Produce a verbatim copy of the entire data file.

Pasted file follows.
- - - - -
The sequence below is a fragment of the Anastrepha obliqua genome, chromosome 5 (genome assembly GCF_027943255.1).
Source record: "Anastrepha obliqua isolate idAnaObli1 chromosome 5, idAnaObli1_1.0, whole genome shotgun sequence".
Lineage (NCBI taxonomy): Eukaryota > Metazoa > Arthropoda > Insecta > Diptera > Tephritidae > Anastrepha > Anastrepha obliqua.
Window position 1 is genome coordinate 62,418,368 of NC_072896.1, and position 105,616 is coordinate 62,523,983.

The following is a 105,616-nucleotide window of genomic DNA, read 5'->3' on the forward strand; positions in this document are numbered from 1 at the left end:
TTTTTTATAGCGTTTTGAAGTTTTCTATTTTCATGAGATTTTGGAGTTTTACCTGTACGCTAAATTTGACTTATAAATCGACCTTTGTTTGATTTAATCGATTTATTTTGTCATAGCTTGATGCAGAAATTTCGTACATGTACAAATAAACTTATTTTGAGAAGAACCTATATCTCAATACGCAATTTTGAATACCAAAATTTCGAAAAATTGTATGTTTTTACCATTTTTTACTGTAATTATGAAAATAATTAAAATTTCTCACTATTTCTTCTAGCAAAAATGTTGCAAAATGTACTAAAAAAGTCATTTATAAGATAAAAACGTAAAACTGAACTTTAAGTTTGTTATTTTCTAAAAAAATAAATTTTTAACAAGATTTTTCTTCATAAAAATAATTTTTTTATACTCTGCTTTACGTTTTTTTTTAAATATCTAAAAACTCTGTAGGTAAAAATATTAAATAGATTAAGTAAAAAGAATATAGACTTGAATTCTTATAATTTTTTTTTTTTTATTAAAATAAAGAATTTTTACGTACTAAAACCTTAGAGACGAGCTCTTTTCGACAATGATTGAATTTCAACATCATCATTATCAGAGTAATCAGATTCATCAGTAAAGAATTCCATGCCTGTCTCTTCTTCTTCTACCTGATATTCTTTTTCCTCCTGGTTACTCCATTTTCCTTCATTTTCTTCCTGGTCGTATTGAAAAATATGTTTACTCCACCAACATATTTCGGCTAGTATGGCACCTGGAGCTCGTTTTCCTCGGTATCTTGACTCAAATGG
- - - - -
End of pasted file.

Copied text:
The sequence below is a fragment of the Anastrepha obliqua genome, chromosome 5 (genome assembly GCF_027943255.1).
Source record: "Anastrepha obliqua isolate idAnaObli1 chromosome 5, idAnaObli1_1.0, whole genome shotgun sequence".
Lineage (NCBI taxonomy): Eukaryota > Metazoa > Arthropoda > Insecta > Diptera > Tephritidae > Anastrepha > Anastrepha obliqua.
Window position 1 is genome coordinate 62,418,368 of NC_072896.1, and position 105,616 is coordinate 62,523,983.

The following is a 105,616-nucleotide window of genomic DNA, read 5'->3' on the forward strand; positions in this document are numbered from 1 at the left end:
TTTTTTATAGCGTTTTGAAGTTTTCTATTTTCATGAGATTTTGGAGTTTTACCTGTACGCTAAATTTGACTTATAAATCGACCTTTGTTTGATTTAATCGATTTATTTTGTCATAGCTTGATGCAGAAATTTCGTACATGTACAAATAAACTTATTTTGAGAAGAACCTATATCTCAATACGCAATTTTGAATACCAAAATTTCGAAAAATTGTATGTTTTTACCATTTTTTACTGTAATTATGAAAATAATTAAAATTTCTCACTATTTCTTCTAGCAAAAATGTTGCAAAATGTACTAAAAAAGTCATTTATAAGATAAAAACGTAAAACTGAACTTTAAGTTTGTTATTTTCTAAAAAAATAAATTTTTAACAAGATTTTTCTTCATAAAAATAATTTTTTTATACTCTGCTTTACGTTTTTTTTTAAATATCTAAAAACTCTGTAGGTAAAAATATTAAATAGATTAAGTAAAAAGAATATAGACTTGAATTCTTATAATTTTTTTTTTTTTATTAAAATAAAGAATTTTTACGTACTAAAACCTTAGAGACGAGCTCTTTTCGACAATGATTGAATTTCAACATCATCATTATCAGAGTAATCAGATTCATCAGTAAAGAATTCCATGCCTGTCTCTTCTTCTTCTACCTGATATTCTTTTTCCTCCTGGTTACTCCATTTTCCTTCATTTTCTTCCTGGTCGTATTGAAAAATATGTTTACTCCACCAACATATTTCGGCTAGTATGGCACCTGGAGCTCGTTTTCCTCGGTATCTTGACTCAAATGG